At the beginning of Bullying Prevention Month, we shared the UCLA psychology study that showed 70.6% of teens have seen bullying occur in their schools. However, if someone intervenes, the bullying stops within 10 seconds.
All month, we’ve shared stories of amazing UPstanders who have stepped up and lent their voice to stop bullying and intolerance in one of the following ways:
- Safely intervening to STOP someone from being bullied,
- Running to get help from a trusted adult,
- Reaching out in kindness to and befriend the person who was being bullied, or
- Getting involved in Not In Our School and the movement to end bullying and all forms of intolerance.
No matter their age, these UPstanders are role models for all of us:
Preschooler Stands Up to Bullying
Preschooler Coleman Steele was left out from playing with the older kids, and that inspired him to say, “Don’t say you can’t play.” He put together his own Anti-Bullying rendition to Sam Smith's hit, "Stay With Me" and titled it “Play With Me.”
2 Million Support Bullied 11-Year-Old
Elementary student Colin was teased and bullied. His mom was so sad that he had no friends to wish him a happy birthday and, with help from Facebook, he suddenly had 2 million friends. What’s more, it transformed him. Now in middle school, he joined us for an anti-bullying training in northern Michigan, where his keynote speech to 300 people earned him a standing ovation.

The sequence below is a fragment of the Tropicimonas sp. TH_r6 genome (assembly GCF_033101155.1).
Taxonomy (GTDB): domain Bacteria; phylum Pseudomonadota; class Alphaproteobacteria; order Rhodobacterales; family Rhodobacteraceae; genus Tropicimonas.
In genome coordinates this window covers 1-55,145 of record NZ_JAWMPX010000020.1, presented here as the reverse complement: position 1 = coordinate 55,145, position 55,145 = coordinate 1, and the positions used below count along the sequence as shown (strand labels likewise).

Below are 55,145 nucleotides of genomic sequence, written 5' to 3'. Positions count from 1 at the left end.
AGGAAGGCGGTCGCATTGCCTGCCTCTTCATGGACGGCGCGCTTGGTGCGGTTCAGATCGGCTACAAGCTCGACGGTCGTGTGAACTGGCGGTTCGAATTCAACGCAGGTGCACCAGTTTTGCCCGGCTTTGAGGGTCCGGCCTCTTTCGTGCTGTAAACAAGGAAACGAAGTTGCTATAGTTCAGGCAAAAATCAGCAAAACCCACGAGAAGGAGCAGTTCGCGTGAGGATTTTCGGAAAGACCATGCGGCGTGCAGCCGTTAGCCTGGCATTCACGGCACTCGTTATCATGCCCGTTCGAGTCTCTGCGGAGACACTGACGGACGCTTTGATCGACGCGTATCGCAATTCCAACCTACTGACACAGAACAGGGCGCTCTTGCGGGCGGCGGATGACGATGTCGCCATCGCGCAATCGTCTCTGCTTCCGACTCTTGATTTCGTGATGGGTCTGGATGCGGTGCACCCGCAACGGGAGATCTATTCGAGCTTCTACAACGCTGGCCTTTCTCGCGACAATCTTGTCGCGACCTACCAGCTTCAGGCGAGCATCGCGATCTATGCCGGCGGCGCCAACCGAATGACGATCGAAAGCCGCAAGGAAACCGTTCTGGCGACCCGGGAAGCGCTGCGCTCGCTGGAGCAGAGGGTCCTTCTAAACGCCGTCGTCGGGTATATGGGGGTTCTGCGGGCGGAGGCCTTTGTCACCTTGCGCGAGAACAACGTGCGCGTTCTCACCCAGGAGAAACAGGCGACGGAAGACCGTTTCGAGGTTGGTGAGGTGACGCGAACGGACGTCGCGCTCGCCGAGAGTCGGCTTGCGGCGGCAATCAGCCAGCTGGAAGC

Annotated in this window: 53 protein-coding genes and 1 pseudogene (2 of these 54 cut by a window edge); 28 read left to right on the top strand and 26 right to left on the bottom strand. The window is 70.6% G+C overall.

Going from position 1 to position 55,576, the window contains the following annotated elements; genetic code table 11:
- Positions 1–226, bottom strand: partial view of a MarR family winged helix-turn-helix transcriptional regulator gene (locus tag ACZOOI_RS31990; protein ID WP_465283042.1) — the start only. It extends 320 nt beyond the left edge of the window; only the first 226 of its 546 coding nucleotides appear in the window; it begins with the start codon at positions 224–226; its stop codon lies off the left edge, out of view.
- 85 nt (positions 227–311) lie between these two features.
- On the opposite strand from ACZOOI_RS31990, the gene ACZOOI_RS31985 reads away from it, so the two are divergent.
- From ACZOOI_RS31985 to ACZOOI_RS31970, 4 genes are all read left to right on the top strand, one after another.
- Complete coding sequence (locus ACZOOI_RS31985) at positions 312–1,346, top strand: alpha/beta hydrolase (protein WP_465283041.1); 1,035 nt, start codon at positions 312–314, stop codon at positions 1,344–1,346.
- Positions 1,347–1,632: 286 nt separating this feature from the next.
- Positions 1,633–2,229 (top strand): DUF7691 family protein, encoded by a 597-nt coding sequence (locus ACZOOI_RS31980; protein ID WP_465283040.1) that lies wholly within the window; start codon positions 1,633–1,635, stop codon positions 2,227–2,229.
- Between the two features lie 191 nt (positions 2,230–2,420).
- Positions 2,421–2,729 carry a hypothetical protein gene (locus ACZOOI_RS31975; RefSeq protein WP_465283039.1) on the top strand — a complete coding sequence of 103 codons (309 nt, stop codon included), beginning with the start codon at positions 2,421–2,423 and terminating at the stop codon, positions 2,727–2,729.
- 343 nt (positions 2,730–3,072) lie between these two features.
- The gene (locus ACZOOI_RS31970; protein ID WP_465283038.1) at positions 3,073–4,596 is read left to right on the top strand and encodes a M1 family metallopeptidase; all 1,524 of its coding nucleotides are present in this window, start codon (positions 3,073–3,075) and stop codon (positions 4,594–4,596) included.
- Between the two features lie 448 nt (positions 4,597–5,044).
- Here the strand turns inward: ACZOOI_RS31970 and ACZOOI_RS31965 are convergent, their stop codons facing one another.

Band Creates Anti-Bullying Anthem
Teenage members of the rock group, Galvanized Souls, have also been bullied and they are standing up with their song “Carry On,” that features Colin. Check out the guitarist Zakk Silveira, their PSA on being an UPstander, and their great Facebook page.
Defining the word UPstander
College students Monica Mahal and Sarah Decker have been upstanders since high school, when they helped organize a citywide anti-bullying campaign as students at Watchung Hills Regional High School in New Jersey. Now they’re working to get the word “upstander in the dictionary.” Sign their Change.org petition here.
Wearing Orange for Unity Day
Youth and adults alike stood together on Oct. 22, Unity Day, a day where people wore orange to show their support for safer schools and communities in an effort to put an end to bullying.
Left: Twitter user @VicSoSickk shared this photo of her and her friends wearing orange to support Unity Day 2014. She says, "When we stand together, no one stands alone. #NoMoreBullying."
As National Bullying Prevention Month comes to a close, know that it does not stop here. You can start at any moment. Remember it just takes 10 seconds to turn things around!